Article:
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Defying the Odds

Defying the Odds
New book about the 2016 election.

Thursday, November 30, 2017

Tax Bill: Exploding the Debt, Alienating the Public

In Defying the Odds, we discuss the tax issue in the 2016 campaign. 

Heather Long at WP:
Trump has promised Americans “huge” tax cuts, but only 44 percent of taxpayers would see their tax bills reduced by more than $500 in 2019, according to JCT's analysis of the winners and losers in the plan. The chart below was first reported by The Washington Post after a GOP senator's office shared it.
“We're going to give the American people a huge tax cut for Christmas — hopefully that will be a great, big, beautiful Christmas present,” the president said last week.

Overall, the majority of Americans -- 62 percent -- would get a tax cut of at least $100 in 2019, according to JCT. The remaining 38 percent would either pay about the same in taxes as they do now or get a tax hike.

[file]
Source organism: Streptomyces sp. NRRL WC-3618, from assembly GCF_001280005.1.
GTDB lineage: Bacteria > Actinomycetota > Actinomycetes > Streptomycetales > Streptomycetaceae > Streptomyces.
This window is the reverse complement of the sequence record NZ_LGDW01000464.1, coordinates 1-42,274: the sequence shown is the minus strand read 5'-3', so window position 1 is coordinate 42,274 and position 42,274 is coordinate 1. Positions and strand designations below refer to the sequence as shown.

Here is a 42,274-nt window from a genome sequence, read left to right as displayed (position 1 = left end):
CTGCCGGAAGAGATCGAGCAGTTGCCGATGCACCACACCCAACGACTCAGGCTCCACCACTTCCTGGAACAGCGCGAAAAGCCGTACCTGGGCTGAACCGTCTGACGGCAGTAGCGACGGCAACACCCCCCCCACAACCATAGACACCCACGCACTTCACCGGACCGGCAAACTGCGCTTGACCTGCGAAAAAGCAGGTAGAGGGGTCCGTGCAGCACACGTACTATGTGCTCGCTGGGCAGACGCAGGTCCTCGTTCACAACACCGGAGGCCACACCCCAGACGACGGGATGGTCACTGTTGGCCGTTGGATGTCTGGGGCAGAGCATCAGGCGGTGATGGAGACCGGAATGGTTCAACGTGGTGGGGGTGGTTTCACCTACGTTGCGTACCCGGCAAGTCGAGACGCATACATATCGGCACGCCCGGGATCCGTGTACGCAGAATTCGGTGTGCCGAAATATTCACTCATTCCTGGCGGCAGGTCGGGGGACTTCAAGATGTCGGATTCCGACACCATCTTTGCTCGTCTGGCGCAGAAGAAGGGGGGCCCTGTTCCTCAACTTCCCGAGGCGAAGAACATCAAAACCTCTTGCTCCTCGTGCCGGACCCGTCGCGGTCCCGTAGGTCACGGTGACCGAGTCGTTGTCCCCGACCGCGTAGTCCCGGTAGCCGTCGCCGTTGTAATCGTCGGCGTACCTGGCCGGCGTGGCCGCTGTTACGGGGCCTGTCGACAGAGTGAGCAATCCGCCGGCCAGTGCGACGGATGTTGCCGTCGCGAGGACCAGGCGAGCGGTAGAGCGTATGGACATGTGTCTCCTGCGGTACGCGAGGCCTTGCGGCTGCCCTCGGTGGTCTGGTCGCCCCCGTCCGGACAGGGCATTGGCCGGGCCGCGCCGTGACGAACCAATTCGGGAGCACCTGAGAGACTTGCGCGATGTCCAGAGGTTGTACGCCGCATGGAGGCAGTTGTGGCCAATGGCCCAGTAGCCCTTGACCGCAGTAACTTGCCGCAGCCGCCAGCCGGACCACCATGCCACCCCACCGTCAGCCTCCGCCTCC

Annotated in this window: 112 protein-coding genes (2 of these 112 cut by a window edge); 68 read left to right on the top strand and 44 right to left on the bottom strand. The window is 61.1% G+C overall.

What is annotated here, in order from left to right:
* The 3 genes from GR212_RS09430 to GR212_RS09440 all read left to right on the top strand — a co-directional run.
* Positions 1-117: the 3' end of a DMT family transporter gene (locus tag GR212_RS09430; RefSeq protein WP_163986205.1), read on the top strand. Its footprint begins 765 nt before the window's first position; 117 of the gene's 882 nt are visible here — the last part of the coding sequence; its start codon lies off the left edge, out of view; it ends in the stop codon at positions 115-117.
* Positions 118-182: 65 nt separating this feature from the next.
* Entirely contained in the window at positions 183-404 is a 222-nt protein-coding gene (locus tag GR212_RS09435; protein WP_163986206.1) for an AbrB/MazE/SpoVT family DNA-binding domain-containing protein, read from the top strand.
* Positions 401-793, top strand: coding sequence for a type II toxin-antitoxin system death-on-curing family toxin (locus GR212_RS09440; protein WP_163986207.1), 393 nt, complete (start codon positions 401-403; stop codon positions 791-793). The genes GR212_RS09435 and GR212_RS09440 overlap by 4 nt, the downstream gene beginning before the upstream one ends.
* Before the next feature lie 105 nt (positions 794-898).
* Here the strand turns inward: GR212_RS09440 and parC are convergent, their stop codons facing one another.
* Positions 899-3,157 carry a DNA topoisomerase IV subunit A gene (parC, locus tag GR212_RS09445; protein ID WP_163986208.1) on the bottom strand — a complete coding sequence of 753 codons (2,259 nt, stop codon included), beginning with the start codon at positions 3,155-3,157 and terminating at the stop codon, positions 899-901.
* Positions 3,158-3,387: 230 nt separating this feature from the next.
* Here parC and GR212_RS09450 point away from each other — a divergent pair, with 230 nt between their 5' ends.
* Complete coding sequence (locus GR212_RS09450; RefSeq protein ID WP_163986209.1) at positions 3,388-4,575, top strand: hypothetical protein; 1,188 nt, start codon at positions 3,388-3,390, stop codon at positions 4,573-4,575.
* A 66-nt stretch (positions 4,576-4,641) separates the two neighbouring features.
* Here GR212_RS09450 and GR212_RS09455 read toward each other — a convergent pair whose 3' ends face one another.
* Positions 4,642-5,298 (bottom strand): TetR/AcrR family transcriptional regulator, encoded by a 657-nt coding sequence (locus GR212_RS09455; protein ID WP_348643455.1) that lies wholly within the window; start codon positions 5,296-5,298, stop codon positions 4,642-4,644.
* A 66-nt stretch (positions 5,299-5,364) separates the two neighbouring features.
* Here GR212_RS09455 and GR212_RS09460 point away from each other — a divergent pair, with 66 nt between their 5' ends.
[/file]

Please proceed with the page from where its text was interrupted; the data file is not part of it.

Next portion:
But by 2027, just 16 percent of Americans would get a tax cut of at least $100. The "winners" fall dramatically because the tax cuts for individuals go away in 2026 in the Senate GOP plan. Republicans argue that those tax cuts are likely to be extended by a future Congress.
Harry Enten at FiveThirtyEight:
About a third of voters currently support the Republican tax reform package, according to an average of five surveys released1 this month. In a Quinnipiac University survey, just 25 percent of voters approved of the plan. Surveys from ABC News/Washington Post, CNN, Morning Consult and YouGov put approval of the plan slightly higher, but all are still at 36 percent or lower. Meanwhile, an average of the five polls puts opposition at 46 percent.
Why is support so low? Americans are opposed to the bill because they think it disproportionately benefits the rich. (It likely will.) President Trump’s administration has argued, however, that there were similar complaints about the Reagan tax cut plan of 1981, which preceded an economic boom.
The Reagan plan, though, was far more popular in 1981 than the current Republican plan is now. In a Gallup survey taken in the days after Reagan signed his tax cuts into law on Aug. 13, 1981, 51 percent of Americans were in favor of it. Just 26 percent of Americans were opposed. The other major tax cut of the Reagan administration (signed in 1986) wasn’t nearly as popular, but it was still more popular than the current GOP legislation. A CBS News/New York Times survey conducted in the days after the bill passed Congress found 38 percent in favor and 34 percent opposed.
Indeed, major tax cut plans are usually more popular than unpopular. Heck, even some tax hikes have been more popular than the current GOP bill.2